And that's great. If that's what you want, go for it. But, again, you can achieve the same goal, at a fraction of the money (and the work) by just brewing kits. But then again, it's your call.
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Old 03-03-2011, 03:11 PM   #23
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Originally Posted by Inodoro_Pereyra View Post
No, it can't, and it isn't. You can build a brutus type system for 1/3 what this system costs, and this system will never give you the flexibility a brutus will. For most of us here, it's not about having some cheap beer at hand, nor about how much we can brew: it's about learning from the process, so we can eventually make a better product, or one that's more suited to our particular tastes. Evolving.
That system could never give you that, simply because it takes control of the process. That way, you just become a material handler, not a brewer.



And that's great. If that's what you want, go for it. But, again, you can achieve the same goal, at a fraction of the money (and the work) by just brewing kits. But then again, it's your call.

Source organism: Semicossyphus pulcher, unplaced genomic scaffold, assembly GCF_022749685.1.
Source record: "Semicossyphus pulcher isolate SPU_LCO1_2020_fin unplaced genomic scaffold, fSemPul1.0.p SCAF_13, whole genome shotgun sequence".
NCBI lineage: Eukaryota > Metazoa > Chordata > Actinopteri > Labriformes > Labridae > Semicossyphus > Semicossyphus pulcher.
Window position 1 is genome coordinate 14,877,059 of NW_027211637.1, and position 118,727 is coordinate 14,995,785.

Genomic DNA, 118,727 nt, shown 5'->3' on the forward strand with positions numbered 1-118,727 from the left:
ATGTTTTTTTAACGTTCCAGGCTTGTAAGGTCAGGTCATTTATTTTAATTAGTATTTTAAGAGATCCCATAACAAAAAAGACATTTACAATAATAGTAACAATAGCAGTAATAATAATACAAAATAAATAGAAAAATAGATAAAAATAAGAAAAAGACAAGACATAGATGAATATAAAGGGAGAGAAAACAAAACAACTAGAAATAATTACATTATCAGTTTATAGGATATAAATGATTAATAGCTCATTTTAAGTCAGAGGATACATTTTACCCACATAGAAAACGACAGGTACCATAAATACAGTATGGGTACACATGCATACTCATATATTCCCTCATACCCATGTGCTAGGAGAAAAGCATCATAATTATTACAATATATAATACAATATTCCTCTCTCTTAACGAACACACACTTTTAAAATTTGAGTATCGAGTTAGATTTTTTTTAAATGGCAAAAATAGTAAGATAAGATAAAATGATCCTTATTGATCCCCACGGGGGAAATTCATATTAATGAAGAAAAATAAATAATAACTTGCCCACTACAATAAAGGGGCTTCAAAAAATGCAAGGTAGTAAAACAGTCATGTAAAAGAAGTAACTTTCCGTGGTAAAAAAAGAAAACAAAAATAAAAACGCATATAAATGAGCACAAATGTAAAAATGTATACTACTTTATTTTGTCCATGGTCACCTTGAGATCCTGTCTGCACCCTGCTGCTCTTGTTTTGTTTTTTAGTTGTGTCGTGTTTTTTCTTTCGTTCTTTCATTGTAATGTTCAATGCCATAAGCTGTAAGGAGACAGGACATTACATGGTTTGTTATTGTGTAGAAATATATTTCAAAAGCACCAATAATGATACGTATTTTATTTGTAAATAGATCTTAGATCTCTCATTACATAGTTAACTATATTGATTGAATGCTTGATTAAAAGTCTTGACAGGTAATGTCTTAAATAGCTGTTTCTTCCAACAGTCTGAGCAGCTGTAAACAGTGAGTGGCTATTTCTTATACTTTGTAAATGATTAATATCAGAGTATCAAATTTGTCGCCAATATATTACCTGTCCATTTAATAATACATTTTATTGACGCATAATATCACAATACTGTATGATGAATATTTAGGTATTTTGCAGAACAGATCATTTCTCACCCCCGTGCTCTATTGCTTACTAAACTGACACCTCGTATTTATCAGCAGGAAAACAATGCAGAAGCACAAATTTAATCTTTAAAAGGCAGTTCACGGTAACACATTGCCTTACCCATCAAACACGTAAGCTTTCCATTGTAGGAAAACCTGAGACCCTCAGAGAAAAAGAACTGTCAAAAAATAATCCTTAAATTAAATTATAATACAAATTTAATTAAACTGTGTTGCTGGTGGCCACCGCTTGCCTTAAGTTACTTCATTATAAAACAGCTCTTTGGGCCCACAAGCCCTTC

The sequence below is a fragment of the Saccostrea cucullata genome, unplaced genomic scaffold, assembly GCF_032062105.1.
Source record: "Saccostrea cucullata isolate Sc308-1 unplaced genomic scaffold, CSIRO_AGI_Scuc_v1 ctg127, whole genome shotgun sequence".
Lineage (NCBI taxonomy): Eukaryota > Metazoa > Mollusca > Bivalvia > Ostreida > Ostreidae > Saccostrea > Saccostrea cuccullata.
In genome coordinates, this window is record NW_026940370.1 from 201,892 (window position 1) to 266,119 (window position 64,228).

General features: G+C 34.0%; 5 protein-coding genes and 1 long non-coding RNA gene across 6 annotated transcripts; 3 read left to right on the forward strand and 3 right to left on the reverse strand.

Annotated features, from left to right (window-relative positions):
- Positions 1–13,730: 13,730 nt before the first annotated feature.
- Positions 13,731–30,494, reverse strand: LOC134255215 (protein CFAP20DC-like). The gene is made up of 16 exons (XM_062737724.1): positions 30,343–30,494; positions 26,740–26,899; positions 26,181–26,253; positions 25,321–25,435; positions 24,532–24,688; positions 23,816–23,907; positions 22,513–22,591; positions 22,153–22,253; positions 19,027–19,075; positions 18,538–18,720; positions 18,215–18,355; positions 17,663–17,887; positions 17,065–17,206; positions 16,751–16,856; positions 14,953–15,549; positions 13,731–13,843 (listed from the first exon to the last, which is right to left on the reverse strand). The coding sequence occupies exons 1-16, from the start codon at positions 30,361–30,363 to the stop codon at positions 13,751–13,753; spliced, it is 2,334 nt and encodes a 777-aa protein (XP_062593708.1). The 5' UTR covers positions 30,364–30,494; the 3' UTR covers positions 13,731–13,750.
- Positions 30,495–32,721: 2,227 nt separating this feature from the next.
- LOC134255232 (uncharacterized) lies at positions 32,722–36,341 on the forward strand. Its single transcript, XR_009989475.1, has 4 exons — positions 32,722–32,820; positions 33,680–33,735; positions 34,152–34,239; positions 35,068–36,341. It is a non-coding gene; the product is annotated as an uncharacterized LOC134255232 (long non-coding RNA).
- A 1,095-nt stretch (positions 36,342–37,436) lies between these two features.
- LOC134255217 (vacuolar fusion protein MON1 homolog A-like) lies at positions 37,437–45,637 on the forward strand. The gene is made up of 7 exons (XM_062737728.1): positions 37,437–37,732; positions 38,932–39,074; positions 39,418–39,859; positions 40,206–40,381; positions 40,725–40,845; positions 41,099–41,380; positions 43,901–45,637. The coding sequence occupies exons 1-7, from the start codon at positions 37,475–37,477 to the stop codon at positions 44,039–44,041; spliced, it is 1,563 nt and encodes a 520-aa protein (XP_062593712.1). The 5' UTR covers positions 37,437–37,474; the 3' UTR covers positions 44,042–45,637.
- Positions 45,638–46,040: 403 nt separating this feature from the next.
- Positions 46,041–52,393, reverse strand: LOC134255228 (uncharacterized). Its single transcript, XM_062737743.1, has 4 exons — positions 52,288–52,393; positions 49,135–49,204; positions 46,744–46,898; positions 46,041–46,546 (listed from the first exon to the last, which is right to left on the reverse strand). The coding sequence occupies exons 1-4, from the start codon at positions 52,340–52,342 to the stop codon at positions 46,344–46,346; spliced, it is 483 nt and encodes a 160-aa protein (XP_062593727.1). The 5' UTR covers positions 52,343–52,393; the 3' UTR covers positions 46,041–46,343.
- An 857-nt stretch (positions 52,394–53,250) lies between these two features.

no matter what system i choose to buy or make. I will not build a system that will do more than 5 gallons. and please tell me how a brutus type system could brew better beers. this seems to be the opposite found on other forums in Australia and Germany where people actually have lots of experience with this system many of which have moved from big 3 vessel systems to this one or one like it. technology and advancement ususally means a simpler path to the same result and that is what i consider this. once again i am just taking peoples word for it that have been brewing alot longer than i have.

are you sure that once you add up the cost of materials and put a price on your man hour that this system is still more expensive than a brutus? i for one dont think so.
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Old 03-03-2011, 03:25 PM   #24
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Originally Posted by Inodoro_Pereyra View Post